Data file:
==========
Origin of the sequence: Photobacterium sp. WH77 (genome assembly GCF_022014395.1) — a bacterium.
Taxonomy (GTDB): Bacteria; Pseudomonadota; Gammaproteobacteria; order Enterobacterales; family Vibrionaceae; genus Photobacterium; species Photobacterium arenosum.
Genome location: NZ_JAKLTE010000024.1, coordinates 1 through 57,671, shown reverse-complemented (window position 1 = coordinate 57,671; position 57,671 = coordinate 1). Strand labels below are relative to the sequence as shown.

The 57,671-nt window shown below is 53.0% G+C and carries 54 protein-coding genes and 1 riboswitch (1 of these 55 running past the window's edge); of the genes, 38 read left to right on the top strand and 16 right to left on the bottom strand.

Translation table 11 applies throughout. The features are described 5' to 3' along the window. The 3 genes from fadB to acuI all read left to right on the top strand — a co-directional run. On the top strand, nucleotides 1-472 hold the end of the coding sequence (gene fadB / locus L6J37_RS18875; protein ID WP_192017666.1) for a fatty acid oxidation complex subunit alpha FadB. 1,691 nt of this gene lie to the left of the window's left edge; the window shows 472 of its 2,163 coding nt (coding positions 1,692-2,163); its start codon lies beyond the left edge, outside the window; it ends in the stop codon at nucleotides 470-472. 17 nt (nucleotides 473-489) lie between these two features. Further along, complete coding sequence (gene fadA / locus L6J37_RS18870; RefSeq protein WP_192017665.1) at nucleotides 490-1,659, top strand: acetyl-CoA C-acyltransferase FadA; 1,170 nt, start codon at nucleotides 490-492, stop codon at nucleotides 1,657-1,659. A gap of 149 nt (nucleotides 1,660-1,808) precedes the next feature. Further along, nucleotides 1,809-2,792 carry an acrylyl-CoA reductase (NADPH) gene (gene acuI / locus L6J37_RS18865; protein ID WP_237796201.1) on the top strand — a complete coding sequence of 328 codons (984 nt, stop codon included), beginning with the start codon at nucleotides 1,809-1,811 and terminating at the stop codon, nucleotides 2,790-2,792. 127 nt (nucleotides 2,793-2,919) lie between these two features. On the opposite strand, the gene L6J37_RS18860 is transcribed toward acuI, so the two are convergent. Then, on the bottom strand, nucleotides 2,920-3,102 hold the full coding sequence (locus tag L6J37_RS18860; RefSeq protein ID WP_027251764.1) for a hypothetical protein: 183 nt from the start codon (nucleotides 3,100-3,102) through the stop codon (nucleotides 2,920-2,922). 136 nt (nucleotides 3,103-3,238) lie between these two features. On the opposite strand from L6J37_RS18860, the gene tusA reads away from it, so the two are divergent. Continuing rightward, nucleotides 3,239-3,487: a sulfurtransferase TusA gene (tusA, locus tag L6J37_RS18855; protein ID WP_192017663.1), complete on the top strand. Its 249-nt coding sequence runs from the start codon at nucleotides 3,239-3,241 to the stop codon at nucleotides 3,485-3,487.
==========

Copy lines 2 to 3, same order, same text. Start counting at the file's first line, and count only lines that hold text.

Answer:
Taxonomy (GTDB): Bacteria; Pseudomonadota; Gammaproteobacteria; order Enterobacterales; family Vibrionaceae; genus Photobacterium; species Photobacterium arenosum.
Genome location: NZ_JAKLTE010000024.1, coordinates 1 through 57,671, shown reverse-complemented (window position 1 = coordinate 57,671; position 57,671 = coordinate 1). Strand labels below are relative to the sequence as shown.